Novel genetic risk score may help guide prostate cancer screening decisions

The novel PHS290 genetic risk score successfully stratified a diverse group of prostate cancer patients for their lifetime risk of metastatic or fatal disease, suggesting the tool can inform individualized screening decisions.1,2

The PHS290 polygenic hazard score is based on 290 genetic variants linked with prostate cancer risk. Results from the study of PHS290, which were shared during the 2022 ASCO Genitourinary Cancers Symposium, showed that patients with a PHS290 score in the top 20% of genetic risk had a 4.41 times higher risk of death compared with patients in the lowest 20%. The overall risk of developing prostate cancer was 5.66 times higher in the top risk group versus the lowest risk group, and the risk of metastatic disease was 4.18 times higher.

The data also revealed that men with African Ancestry had the highest risk of disease metastasis or death versus other ancestral populations.

“Compared to other tests of risk, the scoring algorithm uses nearly 300 variants linked to inherited genetic information, whereas some currently available commercial tests rely on expression of just a dozen or so cancer-related genes and a handful of reference genes,” lead study author Meghana Pagadala, VA Health Care System, La Jolla, California, and an MD/PhD candidate at the University of California, San Diego, stated in an ASCO news release. “One advantage to heritable genetic information is that is does not change through a person’s lifetime, whereas tumor gene expressions can be highly variable and are only available once a man has already developed the disease. This algorithm was developed to predict risk of prostate cancer at different ages.”

The study population was composed of 582,515 participants from the Million Veteran Program (MVP), a genomic database that accrues information from patients treated through the Veterans Administration Health Care System at 63 clinical locations nationwide. The median patient age in the study was 69 years.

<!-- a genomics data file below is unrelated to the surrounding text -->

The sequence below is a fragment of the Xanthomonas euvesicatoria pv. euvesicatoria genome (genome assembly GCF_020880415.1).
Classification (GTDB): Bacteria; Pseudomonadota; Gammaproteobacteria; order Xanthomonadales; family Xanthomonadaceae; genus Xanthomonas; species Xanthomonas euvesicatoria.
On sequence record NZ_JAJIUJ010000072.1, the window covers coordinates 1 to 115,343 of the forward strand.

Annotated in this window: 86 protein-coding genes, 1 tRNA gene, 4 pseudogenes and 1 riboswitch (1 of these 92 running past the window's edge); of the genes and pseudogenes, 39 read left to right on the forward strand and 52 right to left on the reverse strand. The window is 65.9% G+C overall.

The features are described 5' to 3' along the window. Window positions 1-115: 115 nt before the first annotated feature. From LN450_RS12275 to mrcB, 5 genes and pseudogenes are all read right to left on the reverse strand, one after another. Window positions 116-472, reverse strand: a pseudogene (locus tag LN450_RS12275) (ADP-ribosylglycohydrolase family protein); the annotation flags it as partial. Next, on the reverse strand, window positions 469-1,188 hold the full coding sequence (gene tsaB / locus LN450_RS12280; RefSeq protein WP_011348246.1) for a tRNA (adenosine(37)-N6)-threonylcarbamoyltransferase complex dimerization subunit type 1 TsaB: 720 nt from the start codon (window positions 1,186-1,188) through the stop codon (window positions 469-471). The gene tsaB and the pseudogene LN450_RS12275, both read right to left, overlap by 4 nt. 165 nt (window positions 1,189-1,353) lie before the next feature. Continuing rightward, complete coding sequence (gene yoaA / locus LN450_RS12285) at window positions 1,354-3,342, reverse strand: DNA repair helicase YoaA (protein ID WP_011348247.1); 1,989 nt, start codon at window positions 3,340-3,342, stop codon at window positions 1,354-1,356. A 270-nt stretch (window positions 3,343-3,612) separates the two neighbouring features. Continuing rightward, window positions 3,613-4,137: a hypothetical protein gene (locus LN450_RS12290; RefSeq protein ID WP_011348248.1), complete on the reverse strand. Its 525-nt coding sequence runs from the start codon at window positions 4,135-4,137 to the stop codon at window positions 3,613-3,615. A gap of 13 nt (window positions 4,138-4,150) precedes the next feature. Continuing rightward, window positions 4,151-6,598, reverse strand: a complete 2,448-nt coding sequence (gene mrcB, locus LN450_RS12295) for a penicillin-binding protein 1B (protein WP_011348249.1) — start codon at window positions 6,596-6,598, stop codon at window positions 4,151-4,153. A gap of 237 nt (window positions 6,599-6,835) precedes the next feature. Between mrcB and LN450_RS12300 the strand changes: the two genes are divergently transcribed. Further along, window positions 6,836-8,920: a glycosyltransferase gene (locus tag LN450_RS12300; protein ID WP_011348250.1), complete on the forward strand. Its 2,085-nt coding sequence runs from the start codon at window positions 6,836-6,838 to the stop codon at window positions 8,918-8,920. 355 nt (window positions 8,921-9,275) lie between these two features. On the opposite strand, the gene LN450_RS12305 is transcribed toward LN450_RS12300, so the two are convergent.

When the researchers assessed ancestry and risk, the results showed that those with African ancestry had a 1.84 times greater risk of developing prostate cancer versus individuals of European ancestry. The risks of metastatic disease and death were 2.27 times and 1.97 times higher, respectively. Data for patients with Hispanic ancestry were similar to the European group. The study included individuals of Asian ancestry; however, this population was not big enough to adequately determine risk.

As would be expected, the PHS290 data showed that the risks of both developing prostate cancer and dying of the disease were higher among individuals with a family history of prostate cancer.

“While most prior genetic studies have focused on men of European ancestry, our scoring algorithm is a measure of risk of dying of prostate cancer in a diverse population of military veterans,” Pagadala, stated. “Even accounting for family history and ancestry, the scoring algorithm provided powerful additional information about a man’s risk of death due to prostate cancer.”

Also commenting on the study results in the news release, Robert Dreicer, MD, MS, MACP, FASCO, ASCO Expert in genitourinary cancers, stated, “Current prostate cancer screening recommendations rely on family history as well as race and ethnicity, factors which often don’t fully capture a person’s risk of developing or dying from prostate cancer. This new study suggests that an extensive genetic risk score could be an effective tool to guide screening decisions by identifying people at high or low risk of developing metastatic prostate cancer. Importantly, this tool been validated in a diverse population.”

References

1. New Genetic Risk Score Stratifies Lifetime Risk of Dying of Prostate Cancer in Diverse Populations. Published online February 14, 2022. Accessed February 16, 2022. https://bit.ly/3JCL993

2. Pagadala M, Lynch JA, Karunamuni R, et al. Evaluating a polygenic hazard score to predict risk of developing metastatic or fatal prostate cancer in the multi-ancestry Million Veteran Program cohort. J Clin Oncol 40, 2022 (suppl 6; abstr 155). doi: 10.1200/JCO.2022.40.6_suppl.155